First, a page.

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Ginny White

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Help Puppy Doe's Campaign To Stop Violence Against Animals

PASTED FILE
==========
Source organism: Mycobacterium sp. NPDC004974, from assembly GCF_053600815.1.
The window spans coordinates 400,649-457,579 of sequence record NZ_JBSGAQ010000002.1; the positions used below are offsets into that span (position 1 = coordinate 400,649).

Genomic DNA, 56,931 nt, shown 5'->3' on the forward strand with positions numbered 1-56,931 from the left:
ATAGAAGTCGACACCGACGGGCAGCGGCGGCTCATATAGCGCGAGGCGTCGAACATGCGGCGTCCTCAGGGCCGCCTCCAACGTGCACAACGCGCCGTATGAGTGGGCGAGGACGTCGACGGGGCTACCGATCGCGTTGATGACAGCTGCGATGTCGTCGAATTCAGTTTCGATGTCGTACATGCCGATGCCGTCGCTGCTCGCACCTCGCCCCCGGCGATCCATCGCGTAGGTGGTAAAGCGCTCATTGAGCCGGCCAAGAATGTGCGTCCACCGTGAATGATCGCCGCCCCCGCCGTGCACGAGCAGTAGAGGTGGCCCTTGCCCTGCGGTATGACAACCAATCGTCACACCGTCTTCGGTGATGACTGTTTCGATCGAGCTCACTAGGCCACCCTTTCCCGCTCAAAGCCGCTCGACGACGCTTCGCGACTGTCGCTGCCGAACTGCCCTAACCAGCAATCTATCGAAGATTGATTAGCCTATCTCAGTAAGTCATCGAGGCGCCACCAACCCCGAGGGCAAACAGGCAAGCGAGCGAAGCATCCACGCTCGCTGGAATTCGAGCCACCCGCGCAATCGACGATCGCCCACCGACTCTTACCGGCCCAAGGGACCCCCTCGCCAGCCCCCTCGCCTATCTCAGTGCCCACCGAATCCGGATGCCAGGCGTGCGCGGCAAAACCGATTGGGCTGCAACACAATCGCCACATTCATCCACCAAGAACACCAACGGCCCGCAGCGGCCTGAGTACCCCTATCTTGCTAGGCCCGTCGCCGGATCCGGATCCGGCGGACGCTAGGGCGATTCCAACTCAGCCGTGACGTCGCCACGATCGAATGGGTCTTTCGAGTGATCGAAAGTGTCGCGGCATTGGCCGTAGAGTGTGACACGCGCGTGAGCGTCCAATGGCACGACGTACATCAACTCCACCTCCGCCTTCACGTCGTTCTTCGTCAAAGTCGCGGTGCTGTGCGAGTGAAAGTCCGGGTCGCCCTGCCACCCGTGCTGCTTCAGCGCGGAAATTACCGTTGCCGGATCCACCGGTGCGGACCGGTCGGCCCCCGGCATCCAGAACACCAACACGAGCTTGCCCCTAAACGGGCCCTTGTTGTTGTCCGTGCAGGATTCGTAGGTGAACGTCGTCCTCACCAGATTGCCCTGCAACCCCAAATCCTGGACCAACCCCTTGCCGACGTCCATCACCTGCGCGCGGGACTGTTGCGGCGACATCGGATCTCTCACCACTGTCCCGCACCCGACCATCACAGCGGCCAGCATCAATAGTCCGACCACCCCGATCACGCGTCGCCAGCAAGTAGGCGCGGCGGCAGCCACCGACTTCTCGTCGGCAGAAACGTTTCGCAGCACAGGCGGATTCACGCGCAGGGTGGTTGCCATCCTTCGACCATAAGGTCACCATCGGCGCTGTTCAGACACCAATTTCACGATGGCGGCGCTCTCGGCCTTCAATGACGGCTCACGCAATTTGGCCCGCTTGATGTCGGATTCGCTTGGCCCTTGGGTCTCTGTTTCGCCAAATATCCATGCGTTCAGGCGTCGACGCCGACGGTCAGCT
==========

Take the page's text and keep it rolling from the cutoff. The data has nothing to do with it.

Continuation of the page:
Pit bulls need to be trained to be well loved and respected companions not abused, they also need Love they need to learn to trust, Pitt Bulls need to be trained not much different than any other breed, all breeds need to be trained but not abused. They also need to be appreciated. There are 2 points I want to make 1. Guns are legal we can own Guns, we can carry guns, but we can't own pit bulls there is something wrong with that. 2. It seems our government has decided that Pit bulls should be illegal in States, Cities, Counties, There have been people abusing pit bulls it seems since the banning of the breed has been put in place, it is almost like it does not matter because they're not legal no one will care. That is what happened with Puppy Doe she was in 5 different homes, she was 2 years old, people were getting rid of her because she was a pit bull and illegal It was not because she was a bad dog or a bad breed. She was sold for $40.00 off of Craigslist to her last owner who hurt her so badly she had to be put to Sleep. This happened to Puppy Doe because Pit bulls are illegal they can’t be in safe loving homes because some people think they are a bad breed, but we can have guns! The truth about pit bulls A number of factors can influence one dog’s, or really any dog’s aggression including their quality of life and upbringing. Unfortunately, for years, pit bulls have been exploited because of their naturally loyal and gentle natures. Since they are intelligent and easy to train, they have become the dog of choice for dog fights, which perpetuate stereotypes of these dogs and harms them physically and emotionally beyond belief. As the common saying goes, “It is the deed, not the breed” that has made pit bulls out to be monsters in the eyes of the general public when they really aren’t. Anyone who has known the love of a pit knows that they are like any other dog, when treated and raised well. It is in our hands to change perceptions about pit bulls by not only treating them properly but also by debunking commonly held myths like these. The problem with breed specific legislation Aside from dog-fighting, breed specific legislation (BSL) is a major contributor to discrimination against pit bulls and to their sad fate in shelters across the nation (their euthanasia is extremely high, hovering at a staggering 93 percent). Defined, BSL is a “blanket term for laws that either regulate or ban certain breeds completely in the hopes of reducing dog attacks,” according to the ASPCA. The Humane Society of the United States reports that BSL “does not enhance public safety or reduce dog bite incidents. Rather, such laws, regulations, and ordinances are costly to enforce and harm families, dogs, and communities.” As an example of the costly measure that is BSL, the ASPCA reports that Prince George’s County, Md., has spent over $250,000 per year enforcing its ban on pit bulls, and a 2003 study conducted by the county on its effectiveness showed that it in no way improved public safety. So why is BSL ineffective? For a variety of reasons ranging from the fact that there is zero scientific evidence suggesting that one breed is more prone to attacking or biting than another to the subjectivity of BSL’s very nature, which relies on an undefined breed identification system that harms many more dogs than it might originally intend. Many animal lovers rightly feel that BSL equates breed discrimination. The first ever One Million Pibble March Thankfully, there are movements now aimed at ending BSL and spreading greater awareness about the wonderful companions pit bulls can be. The newest addition to this movement is the One Million Pibble March, headed by comedian Rebecca Corry and sponsored by her foundation, Stand Up for Pits. It will be the first ever national march for pit bulls and will feature a rally of supporters from across the country along with special guests and keynote speakers. One of the march’s recently announced special guests will be pit bull Elle, who won this year’s American Humane Hero Dog award. Corry told OGP that the goal of the march is to serve as “the voice for millions of voiceless victims and by doing so inspire legislators to end BSL once and for all. We want to offer solutions to ending the dog fighting epidemic and by doing both of these things, create safe and humane communities for humans and pets.” The march is set to take place next year on May 3, 2014 on Capitol Hill, Washington, D.C., and all are welcome to attend (but please note: four-legged friends will need to stay home with a dog-sitter). Corry, a long time animal lover, was inspired to put on the march because of her adopted companion, rescue dog Angel. She was found in South Central Los Angeles with her ears cut off by razor blades or scissors – a home cropping job. Corry also reports that Angel had battery acid dumped on her and that she was once used and abused as a breeding female and a bait dog. The idea for One Million Pibble March first popped into her head when she was performing in the DC area where she was scheduled to put on her live event, Stand Up for Pits. She decided to visit the White House with Angel and hung a sign on her that read, “Mr. President Be Our Voice.” Corry started taking photos of Angel with her message, and others visiting that day began doing the same, gathering a crowd of onlookers and photo-takers. That very night, Corry announced to her sold-out Stand Up for Pits show audience that a march on Washington for pit bulls would take place the following year. “Pit Bull Terriers are voiceless victims and as long as I have a voice, I’m dedicated to being theirs. They are direct targets of discrimination, hate and ignorance and I want it to end. I’m determined to do all I can to facilitate that,” says Corry. The march includes “pibble” in the name to denote affection for pit bulls. As Corry says, the term means “cute, hilarious, love and perfection. Everything a Pit Bull Terrier is.” Corry hopes that in addition to pibble supporters and special guests, President Obama will also stop by for a “high five,” and even sit down to “share a beer and ideas about ending abuse and discrimination” of pit bulls and other animals. Ways you can get involved to help pit bulls Right now, the march is in its planning stage, and funds need to be raised to make it happen. A crowdfunding campaign has been set up here and so far $7,090 out of a $40,000 goal has been raised, but Corry stresses that $40,000 is cutting it close and $60,000 would be ideal to ensure success. She encourages everyone to donate just one dollar, because if 40,000 people do so at this low rate, the campaign’s goal can easily be reached. If you are interested in getting involved with the march directly through volunteer work, you can email Corry through the Stand Up for Pits foundation site and follow her on Twitter at @TheRebeccaCorry for updates. Other updates can be found on Facebook on the March’s event page, regular Facebook page, and Stand Up for Pits’ Facebook page. Planning to attend the 2014 One Million Pibble March? Be sure to make your pledge to be there by following this link. If you cannot attend the 2014 march, there are plenty of other ways to help pit bulls. Corry suggests the following: • Purchase a One Million Pibble March t-shirt – 100 percent of proceeds (after cost) go directly to the march’s funding • Organize local marches on the state, county or city levels. • Create foster programs to get pit bulls out of shelters and provide them a better chance at adoption. • Volunteer at your local pit bull rescue and/or shelter. • Donate to pit bull protection groups like Pit Bull Rescue Central, Incred-A-Bull, and national nonprofits working to end dog-fighting such as the Humane Society of the United States and the ASPCA. • Reach out to local legislators and offer solutions on how to end animal abuse, dog-fighting, and BSL. • Post positive photos and videos of pit bulls on social media (like these, for example). • Educate yourself and others on what BSL really is and politely spread the word about this injustice. • • Breed Specific Legislation, Obama Breed Specific Legislation, Obama Pit Bull, Obama Pit Bulls, Obama Pitbull, Obama Pitbulls, Pit Bulls, Rebecca Corry Million Pibble March, Washington Humane Society Pit Bulls, White House Breed Specific Legislation, White House Dog Breed Ban, Green News • Tails are wagging in Washington this week. • Not only did the Obama family introduce Sunny the puppy to her adoring country, but the White House also came out against breed-specific legislation -- regulations and laws that restrict ownership of dogs by breed, pit bulls being the most common target. • Groups like the American Bar Association have said for years that these sorts of restrictions do harm -- to families, to dogs, to due process and to the economy -- without actually improving public safety. • Based on a statement that the White House put out about a week ago, it would seem that Obama agrees. "Breed-Specific Legislation Is a Bad Idea" begins the White House's official response to an online petition, signed by more than 30,000 people, asking for laws that target dogs by breed to be outlawed at a federal level. • Obama's statement doesn't speak to federal legislative efforts. But, the White House does adopt the Centers for Disease Control and Prevention's community-based ideas for better methods of improving public safety: • We don't support breed-specific legislation -- research shows that bans on certain types of dogs are largely ineffective and often a waste of public resources...As an alternative to breed-specific policies, the CDC recommends a community-based approach to prevent dog bites. And ultimately, we think that's a much more promising way to build stronger communities of pets and pet owners. • Lisa LaFontaine, who is president of the Washington Humane Society (which received a donation from the Obamas in honor of Sunny the puppy) and a longtime opponent of breed-specific legislation, told The Huffington Post she thinks this statement will provide a big boost. • "The White House is such a bully pulpit for important issues," she says, with her daughter's pit bull, Lila, napping nearby. "And certainly for them to come down against this type of discrimination I think will give pause to any communities that are thinking about putting something like this in place, and certainly will fuel the work that's already being done by advocates to overturn legislation that already exists...It's a really happy day." • • Top of Form • • Bottom of Form • Indeed, some advocates -- like those challenging a ban on pit bulls in Prince George’s County, Md., about 20 miles from the White House -- are celebrating. • Others are not quite as ready to give the president a belly rub. • "I think it's the least he could do," says Rebecca Corry, an actress and comedian who's organizing the upcoming Million Pibble March on Washington, which is aimed at spreading public awareness about pit bulls, as well as protesting breed-specific legislation and encouraging federal money be spent on enforcement of animal abuse laws. "It should have been done a long time ago." • Another complaint: widespread pit bull bans in U.S. military housing and other installations (read more about this in a White House petition that went up just after the White House issued its response to the first petition). • "I really, really hope that the military takes note that the Commander in Chief has made this statement about there being no place for breed-specific legislation," says LaFontaine, who says that "there is nothing more difficult" than seeing families surrender well-loved pets due to wholesale bans on certain types of dogs. • "Discrimination enshrined in law is not OK," says Corry, whose own dog, Angel, was abused before taking up station in -- for real -- a pit bull kissing booth. "And that's exactly what breed-specific legislation is." • Here's the White House's full statement: • We don't support breed-specific legislation -- research shows that bans on certain types of dogs are largely ineffective and often a waste of public resources. • In 2000, the Centers for Disease Control and Prevention looked at twenty years of data about dog bites and human fatalities in the United States. They found that fatal attacks represent a very small proportion of dog bite injuries to people and that it's virtually impossible to calculate bite rates for specific breeds. • The CDC also noted that the types of people who look to exploit dogs aren't deterred by breed regulations -- when their communities establish a ban, these people just seek out new, unregulated breeds. And the simple fact is that dogs of any breed can become dangerous when they're intentionally or unintentionally raised to be aggressive. • For all those reasons, the CDC officially recommends against breed-specific legislation -- which they call inappropriate. You can read more from them here. • As an alternative to breed-specific policies, the CDC recommends a community-based approach to prevent dog bites. And ultimately, we think that's a much more promising way to build stronger communities of pets and pet owners